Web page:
Cacicazgos... or Village Life
Between 1000BC and 1000AD these tribal settlements, supported by agricultural production and trade grew into more sophisticated societies, consolidating to become small villages, so that at the time of conquest the village was the basis of indigenous civilization, where all religious, artisanal and commercial activity took place.
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As methods of production developed and diversified, social relations and political organization also changed. Specialized roles became necessary, resulting in a more complex division of labor, and the essentially egalitarian nature of the hunter-gatherer band, and the early tribal settlements gave way to a strictly stratified social and political hierarchy and exploitative labor relations.
At the head of this hierarchy was the figure of the ‘cacique’ or warrior chieftain, a position normally inherited through matrilineal succession and enhanced by claims to supernatural and religious powers.
The cacique governed with a Council of Elders, a kind of indigenous nobility, made up of priests, commercial leaders, warriors, and of course the shaman, who fulfilled various functions as the main intermediary between the supernatural realm and that of everyday reality. This nobility held immense power, distributing and disseminating wealth, power and knowledge, consolidating their privileged positions to exploit their inferiors and gain access to riches and slaves. The lower strata of society, the great majority, were made up of artisans and peasants, and below them, slaves and prisoners of war.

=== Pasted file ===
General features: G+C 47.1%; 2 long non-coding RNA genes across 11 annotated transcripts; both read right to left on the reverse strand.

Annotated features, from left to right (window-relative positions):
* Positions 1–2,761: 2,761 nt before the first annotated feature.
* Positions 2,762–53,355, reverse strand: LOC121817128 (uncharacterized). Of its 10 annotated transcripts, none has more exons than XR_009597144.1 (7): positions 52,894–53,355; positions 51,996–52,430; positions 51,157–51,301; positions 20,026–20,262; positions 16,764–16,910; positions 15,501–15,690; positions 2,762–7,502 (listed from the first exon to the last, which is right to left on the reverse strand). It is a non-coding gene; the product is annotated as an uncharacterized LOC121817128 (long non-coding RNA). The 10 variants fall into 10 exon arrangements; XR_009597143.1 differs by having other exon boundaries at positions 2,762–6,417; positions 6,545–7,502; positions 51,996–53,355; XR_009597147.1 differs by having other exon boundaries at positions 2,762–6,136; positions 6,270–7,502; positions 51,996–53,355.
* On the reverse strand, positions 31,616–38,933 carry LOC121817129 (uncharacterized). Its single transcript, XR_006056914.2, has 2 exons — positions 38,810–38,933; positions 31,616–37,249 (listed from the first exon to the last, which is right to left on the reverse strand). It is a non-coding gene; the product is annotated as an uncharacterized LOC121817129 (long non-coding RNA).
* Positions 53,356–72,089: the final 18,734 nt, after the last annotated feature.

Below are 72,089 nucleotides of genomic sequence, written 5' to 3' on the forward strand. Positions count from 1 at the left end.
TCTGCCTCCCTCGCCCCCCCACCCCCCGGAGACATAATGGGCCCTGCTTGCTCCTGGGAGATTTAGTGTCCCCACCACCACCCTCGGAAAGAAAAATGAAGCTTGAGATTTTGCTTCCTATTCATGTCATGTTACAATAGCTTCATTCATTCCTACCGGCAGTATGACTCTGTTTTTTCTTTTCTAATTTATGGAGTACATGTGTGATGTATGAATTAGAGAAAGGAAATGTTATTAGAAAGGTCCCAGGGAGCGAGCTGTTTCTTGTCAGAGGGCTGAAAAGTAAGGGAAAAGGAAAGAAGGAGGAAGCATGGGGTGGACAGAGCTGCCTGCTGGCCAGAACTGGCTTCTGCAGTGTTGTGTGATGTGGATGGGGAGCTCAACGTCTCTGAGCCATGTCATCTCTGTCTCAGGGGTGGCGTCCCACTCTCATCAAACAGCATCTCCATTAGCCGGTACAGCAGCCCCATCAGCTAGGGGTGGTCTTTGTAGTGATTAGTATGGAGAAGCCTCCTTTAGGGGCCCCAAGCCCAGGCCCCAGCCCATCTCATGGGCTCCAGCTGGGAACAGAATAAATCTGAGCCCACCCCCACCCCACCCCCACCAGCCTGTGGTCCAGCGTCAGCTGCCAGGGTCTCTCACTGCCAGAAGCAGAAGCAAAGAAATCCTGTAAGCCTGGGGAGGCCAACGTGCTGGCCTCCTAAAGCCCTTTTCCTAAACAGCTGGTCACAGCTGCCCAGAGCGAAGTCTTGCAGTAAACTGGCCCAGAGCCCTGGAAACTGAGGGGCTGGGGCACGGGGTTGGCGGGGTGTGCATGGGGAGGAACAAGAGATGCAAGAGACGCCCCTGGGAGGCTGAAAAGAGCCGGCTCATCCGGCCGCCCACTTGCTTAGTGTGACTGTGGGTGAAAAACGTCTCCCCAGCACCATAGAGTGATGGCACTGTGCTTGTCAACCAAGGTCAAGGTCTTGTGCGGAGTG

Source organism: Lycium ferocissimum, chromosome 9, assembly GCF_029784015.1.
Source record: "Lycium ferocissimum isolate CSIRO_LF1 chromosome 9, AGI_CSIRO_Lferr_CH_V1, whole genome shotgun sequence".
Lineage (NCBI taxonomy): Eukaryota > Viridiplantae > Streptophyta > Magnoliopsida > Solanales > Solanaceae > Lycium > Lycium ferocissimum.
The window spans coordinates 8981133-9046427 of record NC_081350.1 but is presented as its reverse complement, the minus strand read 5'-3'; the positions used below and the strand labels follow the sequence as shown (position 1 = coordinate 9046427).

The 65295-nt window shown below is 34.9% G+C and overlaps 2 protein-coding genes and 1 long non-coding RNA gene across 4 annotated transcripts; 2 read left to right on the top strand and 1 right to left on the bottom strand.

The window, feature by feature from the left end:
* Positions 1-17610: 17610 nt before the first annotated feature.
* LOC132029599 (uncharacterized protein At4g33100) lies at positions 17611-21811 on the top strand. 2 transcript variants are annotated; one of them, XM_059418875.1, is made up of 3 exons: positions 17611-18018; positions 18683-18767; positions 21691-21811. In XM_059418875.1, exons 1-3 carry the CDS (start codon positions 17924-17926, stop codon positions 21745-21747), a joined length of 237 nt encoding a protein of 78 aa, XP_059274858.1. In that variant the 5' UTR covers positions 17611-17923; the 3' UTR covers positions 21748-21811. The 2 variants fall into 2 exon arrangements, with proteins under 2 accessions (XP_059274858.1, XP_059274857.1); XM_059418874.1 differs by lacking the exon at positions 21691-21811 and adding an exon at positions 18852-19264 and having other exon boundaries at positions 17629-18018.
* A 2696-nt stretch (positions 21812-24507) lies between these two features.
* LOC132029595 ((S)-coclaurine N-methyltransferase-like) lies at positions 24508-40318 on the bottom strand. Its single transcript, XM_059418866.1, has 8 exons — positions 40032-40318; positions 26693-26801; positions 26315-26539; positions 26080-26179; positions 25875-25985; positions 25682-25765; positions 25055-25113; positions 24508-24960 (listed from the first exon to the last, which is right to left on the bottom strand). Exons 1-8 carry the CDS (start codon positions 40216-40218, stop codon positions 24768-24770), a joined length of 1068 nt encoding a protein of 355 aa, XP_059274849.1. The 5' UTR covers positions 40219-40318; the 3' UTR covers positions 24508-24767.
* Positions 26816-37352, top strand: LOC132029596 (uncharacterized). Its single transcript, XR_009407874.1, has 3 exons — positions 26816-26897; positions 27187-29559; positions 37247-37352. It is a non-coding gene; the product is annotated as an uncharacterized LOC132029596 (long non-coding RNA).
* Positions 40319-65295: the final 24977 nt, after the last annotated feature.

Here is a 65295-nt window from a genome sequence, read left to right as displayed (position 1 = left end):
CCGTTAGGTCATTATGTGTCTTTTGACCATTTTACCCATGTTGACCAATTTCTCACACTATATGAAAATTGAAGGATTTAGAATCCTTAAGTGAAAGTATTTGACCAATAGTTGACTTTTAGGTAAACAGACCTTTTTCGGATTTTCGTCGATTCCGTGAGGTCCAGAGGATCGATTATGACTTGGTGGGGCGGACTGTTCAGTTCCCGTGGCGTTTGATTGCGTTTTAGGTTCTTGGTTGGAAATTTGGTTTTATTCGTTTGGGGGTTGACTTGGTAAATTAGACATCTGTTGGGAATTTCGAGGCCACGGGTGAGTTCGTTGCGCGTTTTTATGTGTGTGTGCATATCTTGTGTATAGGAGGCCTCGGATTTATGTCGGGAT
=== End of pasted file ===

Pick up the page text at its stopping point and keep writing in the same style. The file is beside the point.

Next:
Over the years the villages and their populations grew, beginning to subdivide, giving rise to further village units linked by origin and kinship ties. These groups of villages then united to become networks or confederations known as ‘cacicazgos’ or chieftainships. Each cacicazgo marked out a specific territory and was ruled over by one cacique. These early political associations operated primarily as a basis for commerce and warfare, and were part of a hierarchy of regional power organized according to size of population and territory. Beyond this, cacicazgos could integrate themselves into larger political and military units known as señorios. A señorio was a kind of fiefdom, covering a vast territory and population, ruled over by a lord who held an almost mythical and limitless power, while caciques maintained power over each individual cacicazgo.
The system of cacicazgos and señorios flourished in the 750 years prior to conquest. Influenced by the advanced agricultural and architectural techniques and knowledge of astronomy found in both Inca and Mayan (later Aztec) civilizations, farming made significant advances, natural fertilizers were discovered and sophisticated systems of irrigation were employed; while artesian skills were developed to construct bridges, roads and temples in the principal settlements.
While no monumental ceremonial centers, like those found at Tikal or Chichen-Itza, have been found in Costa Rica - probably due to the country’s much smaller population – recent excavations have revealed that Pre-Columbian civilizations in the region were far more advanced than had previously been believed.